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Form-based code review hits snag

Concern from both residents and city officials has delayed the potential adoption of new zoning regulations.

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  • | 6:00 a.m. April 19, 2018
The city hopes to have an updated draft code ready for review later this summer.
The city hopes to have an updated draft code ready for review later this summer.
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The city has spent more than four years developing a form-based zoning code, planning to overhaul regulations governing new development.

Before officials can review and adopt the code, though, they need to understand the changes proposed within the document.

Right now, the City Commission doesn’t feel that sort of easily digestible information is available. The commission has asked city staff to work with the Urban Design Studio, which wrote the code, to produce material that explains how the proposal would affect neighborhoods throughout the city — in plain English, rather than planning jargon.

“That’s the level of simplification we desperately need,” Mayor Shelli Freeland Eddie said.

That’s one of the issues the city has encountered as it began its review of the form-based code. Officials said some staff input has not yet been incorporated into the code. Commissioners have complained about a lack of clarity regarding which specific draft of the code is being used.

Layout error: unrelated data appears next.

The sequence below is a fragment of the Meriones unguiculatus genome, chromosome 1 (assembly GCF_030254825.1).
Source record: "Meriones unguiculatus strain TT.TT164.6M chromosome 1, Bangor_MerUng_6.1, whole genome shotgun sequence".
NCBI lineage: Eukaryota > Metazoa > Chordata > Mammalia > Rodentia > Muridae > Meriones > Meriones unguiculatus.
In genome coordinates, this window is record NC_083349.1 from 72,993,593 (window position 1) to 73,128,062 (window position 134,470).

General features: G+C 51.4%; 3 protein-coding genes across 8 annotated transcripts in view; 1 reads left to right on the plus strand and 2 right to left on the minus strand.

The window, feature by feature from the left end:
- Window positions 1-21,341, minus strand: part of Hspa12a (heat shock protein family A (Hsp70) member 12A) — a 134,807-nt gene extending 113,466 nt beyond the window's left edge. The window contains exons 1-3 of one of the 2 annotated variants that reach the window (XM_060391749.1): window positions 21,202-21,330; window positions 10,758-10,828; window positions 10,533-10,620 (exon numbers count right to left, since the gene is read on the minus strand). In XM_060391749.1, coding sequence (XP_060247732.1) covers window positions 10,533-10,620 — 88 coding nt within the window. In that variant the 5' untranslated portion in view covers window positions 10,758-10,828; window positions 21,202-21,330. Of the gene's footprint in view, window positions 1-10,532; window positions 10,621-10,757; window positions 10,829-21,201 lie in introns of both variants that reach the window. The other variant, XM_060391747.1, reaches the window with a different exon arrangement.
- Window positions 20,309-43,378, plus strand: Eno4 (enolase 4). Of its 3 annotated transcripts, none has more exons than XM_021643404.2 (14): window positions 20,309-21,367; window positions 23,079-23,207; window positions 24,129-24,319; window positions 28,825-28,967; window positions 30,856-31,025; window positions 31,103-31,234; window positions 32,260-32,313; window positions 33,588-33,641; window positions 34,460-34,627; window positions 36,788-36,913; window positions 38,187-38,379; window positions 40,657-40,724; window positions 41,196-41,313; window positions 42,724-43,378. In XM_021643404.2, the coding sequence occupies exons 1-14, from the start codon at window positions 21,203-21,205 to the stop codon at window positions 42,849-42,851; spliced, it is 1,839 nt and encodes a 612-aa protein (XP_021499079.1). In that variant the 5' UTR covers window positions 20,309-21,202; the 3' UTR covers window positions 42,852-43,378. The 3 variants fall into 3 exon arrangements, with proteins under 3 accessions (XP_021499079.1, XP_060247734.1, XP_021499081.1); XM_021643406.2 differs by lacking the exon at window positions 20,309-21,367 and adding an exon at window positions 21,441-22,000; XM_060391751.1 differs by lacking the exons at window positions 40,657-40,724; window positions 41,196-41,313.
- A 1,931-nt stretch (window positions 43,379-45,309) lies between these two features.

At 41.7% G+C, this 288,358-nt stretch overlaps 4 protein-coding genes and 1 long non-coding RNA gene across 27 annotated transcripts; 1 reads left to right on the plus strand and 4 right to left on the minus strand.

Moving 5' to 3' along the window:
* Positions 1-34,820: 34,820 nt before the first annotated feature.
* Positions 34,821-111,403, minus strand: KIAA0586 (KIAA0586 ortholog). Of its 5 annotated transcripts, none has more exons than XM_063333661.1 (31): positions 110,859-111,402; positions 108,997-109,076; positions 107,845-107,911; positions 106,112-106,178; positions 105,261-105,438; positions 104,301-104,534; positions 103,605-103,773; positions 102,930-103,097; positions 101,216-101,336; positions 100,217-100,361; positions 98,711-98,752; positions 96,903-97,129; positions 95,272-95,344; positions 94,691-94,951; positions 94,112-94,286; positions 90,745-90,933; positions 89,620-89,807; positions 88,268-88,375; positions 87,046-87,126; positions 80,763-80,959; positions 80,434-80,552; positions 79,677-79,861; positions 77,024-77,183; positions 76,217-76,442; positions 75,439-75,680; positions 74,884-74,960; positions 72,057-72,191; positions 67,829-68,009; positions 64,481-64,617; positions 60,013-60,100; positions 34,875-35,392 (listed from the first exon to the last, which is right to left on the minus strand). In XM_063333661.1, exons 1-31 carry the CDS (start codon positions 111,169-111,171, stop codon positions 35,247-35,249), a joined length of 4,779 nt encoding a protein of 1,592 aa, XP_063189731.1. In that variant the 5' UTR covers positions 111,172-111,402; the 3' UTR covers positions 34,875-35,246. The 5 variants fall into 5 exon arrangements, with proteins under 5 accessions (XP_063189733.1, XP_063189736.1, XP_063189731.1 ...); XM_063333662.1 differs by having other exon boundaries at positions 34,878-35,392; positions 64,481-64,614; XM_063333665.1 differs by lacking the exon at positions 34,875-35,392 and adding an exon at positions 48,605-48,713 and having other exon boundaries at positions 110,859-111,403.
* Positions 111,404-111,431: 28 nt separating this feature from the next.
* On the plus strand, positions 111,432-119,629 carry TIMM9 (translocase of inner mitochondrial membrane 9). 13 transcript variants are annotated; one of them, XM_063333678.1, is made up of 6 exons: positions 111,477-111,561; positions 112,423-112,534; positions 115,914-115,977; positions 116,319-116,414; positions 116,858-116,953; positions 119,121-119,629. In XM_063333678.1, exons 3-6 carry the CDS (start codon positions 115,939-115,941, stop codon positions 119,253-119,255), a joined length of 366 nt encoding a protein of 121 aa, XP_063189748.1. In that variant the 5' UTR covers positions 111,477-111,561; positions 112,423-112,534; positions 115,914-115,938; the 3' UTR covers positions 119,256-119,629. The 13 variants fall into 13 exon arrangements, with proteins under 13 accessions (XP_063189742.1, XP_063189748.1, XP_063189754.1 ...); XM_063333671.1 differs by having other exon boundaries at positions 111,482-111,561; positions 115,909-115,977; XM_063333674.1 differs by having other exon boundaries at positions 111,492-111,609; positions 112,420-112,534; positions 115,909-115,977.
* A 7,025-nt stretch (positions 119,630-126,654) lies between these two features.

As a result, the city has postponed its schedule for adopting the form-based code. Staff now intends to work with the Urban Design Studio to finish a draft of the code by July 2.

The delay has likely pushed the potential adoption of the code into spring 2019 at the earliest, Deputy City Manager Marlon Brown said. Brown said the code confusion came about because staff pushed to produce a final document in March to begin the public review process.

“This document is a little more complex than everyone may envision it to be,” Brown said. “It’s like you’re trying to move into the house while the house is already under construction.”

Brown said staff will likely discuss a new schedule for public workshops regarding the form-based code in August or September, with those workshops possibly beginning in October. Despite the setback, Brown said staff remains confident in the underlying principles behind the form-based code, which prioritizes predictability in development and the creation of walkable communities.

Citing the complexity of adopting a zoning code from scratch, Brown said staff intends to allow for some room to adjust the forthcoming schedule, hoping to avoid generating more errors in pursuit of meeting hard deadlines.

“We want to be flexible, so nobody can say, ‘I didn’t have enough time to review the code,’” Brown said.


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